Shanahan officially departs Pentagon

Shanahan officially departs Pentagon
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Acting Defense Secretary Patrick ShanahanPatrick Michael ShanahanDefense chief calls on European allies to be wary of China's investments, blasts Russia Pentagon chief approves 20 more miles of border wall Why Dave Norquist is the perfect choice for DOD's deputy secretary MORE was applauded my members of the Pentagon on Friday as he left the building on one of his last days leading the Defense Department.

Mark Esper, the Army secretary who has been tapped to take over as acting Defense secretary starting Monday, was on hand to bid Shanahan farewell as he left on Friday.

“A hearty farewell to outgoing @ActingSecDef Pat Shanahan as he departs the Pentagon on his last day of work. We appreciate the extraordinary work he’s done while done serving as acting secretary of defense and deputy secretary of defense,” the department tweeted. 

President TrumpDonald John TrumpWatergate prosecutor says that Sondland testimony was 'tipping point' for Trump In private moment with Trump, Justice Kennedy pushed for Kavanaugh Supreme Court nomination: book Obama: 'Everybody needs to chill out' about differences between 2020 candidates MORE announced Shanahan's abrupt withdrawal from the Pentagon on Tuesday, saying the defense head wanted to "devote more time to his family" and was removing himself from consideration to lead the Pentagon on a permanent basis.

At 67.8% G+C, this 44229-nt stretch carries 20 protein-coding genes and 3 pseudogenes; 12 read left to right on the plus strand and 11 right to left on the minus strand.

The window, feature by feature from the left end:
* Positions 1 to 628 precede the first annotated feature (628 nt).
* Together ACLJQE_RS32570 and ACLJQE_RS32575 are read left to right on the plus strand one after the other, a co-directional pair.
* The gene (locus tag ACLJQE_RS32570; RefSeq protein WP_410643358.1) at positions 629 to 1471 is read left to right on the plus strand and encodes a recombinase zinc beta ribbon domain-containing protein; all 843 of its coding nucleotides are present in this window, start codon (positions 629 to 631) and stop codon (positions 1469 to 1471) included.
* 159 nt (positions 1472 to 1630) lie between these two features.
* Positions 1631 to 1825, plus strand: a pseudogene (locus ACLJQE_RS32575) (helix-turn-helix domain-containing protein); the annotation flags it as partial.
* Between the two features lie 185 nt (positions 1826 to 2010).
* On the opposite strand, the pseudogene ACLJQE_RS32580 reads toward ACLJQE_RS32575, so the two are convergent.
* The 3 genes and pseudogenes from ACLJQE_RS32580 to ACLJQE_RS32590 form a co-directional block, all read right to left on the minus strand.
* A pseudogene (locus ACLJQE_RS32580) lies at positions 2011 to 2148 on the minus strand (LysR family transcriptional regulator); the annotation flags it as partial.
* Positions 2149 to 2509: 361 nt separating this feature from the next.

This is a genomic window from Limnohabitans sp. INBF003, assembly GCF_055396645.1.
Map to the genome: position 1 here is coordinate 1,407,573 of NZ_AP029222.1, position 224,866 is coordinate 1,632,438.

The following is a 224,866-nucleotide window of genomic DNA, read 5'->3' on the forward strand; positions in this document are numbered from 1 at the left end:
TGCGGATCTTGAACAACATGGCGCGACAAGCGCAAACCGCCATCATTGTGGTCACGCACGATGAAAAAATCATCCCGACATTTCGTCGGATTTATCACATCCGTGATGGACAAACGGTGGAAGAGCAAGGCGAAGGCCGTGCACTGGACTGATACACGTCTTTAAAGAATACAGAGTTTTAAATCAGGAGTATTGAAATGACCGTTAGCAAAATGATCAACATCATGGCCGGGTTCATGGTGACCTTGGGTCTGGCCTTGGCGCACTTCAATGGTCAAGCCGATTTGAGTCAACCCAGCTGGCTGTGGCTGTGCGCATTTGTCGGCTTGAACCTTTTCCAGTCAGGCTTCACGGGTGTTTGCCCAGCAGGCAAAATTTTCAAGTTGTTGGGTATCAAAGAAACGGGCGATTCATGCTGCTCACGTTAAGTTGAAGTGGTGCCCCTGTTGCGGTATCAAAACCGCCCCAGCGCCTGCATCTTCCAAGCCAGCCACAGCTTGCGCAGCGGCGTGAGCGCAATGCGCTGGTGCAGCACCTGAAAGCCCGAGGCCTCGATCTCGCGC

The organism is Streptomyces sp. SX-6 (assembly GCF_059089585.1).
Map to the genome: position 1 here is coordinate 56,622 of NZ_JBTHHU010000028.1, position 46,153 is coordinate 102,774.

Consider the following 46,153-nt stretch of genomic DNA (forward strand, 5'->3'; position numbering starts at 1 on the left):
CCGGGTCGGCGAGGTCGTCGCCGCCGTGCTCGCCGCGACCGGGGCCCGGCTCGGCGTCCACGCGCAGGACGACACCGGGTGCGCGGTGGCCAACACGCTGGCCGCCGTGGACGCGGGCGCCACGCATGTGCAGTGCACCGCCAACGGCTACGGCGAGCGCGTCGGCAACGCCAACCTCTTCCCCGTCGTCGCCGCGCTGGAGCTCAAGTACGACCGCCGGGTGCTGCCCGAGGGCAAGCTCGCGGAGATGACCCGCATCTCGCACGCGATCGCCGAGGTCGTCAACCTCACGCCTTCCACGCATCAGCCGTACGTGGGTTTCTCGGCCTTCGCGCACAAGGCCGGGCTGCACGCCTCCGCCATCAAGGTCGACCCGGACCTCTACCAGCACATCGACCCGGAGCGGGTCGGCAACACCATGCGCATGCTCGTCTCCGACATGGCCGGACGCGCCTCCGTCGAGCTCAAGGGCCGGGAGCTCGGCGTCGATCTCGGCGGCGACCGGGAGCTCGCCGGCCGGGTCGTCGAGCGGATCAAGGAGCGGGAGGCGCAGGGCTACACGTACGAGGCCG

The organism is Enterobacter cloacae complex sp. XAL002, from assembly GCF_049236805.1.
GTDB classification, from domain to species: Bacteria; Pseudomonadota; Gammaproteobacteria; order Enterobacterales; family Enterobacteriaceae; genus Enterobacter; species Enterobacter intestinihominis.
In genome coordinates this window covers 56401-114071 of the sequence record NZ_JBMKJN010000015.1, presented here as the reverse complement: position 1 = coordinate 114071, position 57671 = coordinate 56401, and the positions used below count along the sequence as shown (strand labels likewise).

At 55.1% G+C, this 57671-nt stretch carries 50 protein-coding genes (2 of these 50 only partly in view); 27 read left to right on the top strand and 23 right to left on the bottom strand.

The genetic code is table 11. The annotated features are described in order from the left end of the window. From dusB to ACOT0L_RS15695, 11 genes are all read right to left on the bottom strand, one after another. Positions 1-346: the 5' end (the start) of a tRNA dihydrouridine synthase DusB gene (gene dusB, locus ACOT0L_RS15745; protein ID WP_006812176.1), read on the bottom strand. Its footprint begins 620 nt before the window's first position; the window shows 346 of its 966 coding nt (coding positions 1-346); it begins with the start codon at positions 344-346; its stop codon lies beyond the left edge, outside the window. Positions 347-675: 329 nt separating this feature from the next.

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“Acting Secretary of Defense Patrick Shanahan, who has done a wonderful job, has decided not to go forward with his confirmation process so that he can devote more time to his family,” Trump tweeted.

The message was posted shortly after the publication of multiple media reports describing past domestic violence incidents involving Shanahan’s family.

Shanahan, who has led the Defense Department in an acting capacity since January, said in a statement that going forward with the confirmation process “would force my three children to relive a traumatic chapter in our family’s life and reopen wounds we have worked years to heal.” 

Trump is expected to formally nominate Esper as Defense secretary, according to multiple media reports Friday. Esper, a former infantry officer and top executive at the defense contractor Raytheon, was confirmed by the Senate 89-6 in the fall of 2017.

The leadership change at the Defense Department comes amid growing tensions between Washington and Tehran following the downing of a U.S. surveillance drone this week.

Iran shot down the unmanned drone in what the Pentagon called an “unprovoked attack.” Tehran claimed the drone was flying over Iranian airspace, while American officials said the aircraft was in international airspace. 

Trump then tweeted Friday morning that the U.S. was “cocked and loaded” to carry out a retaliatory strike against Iran, but he said he called it off at the last minute on Thursday night upon learning there could be 150 casualties.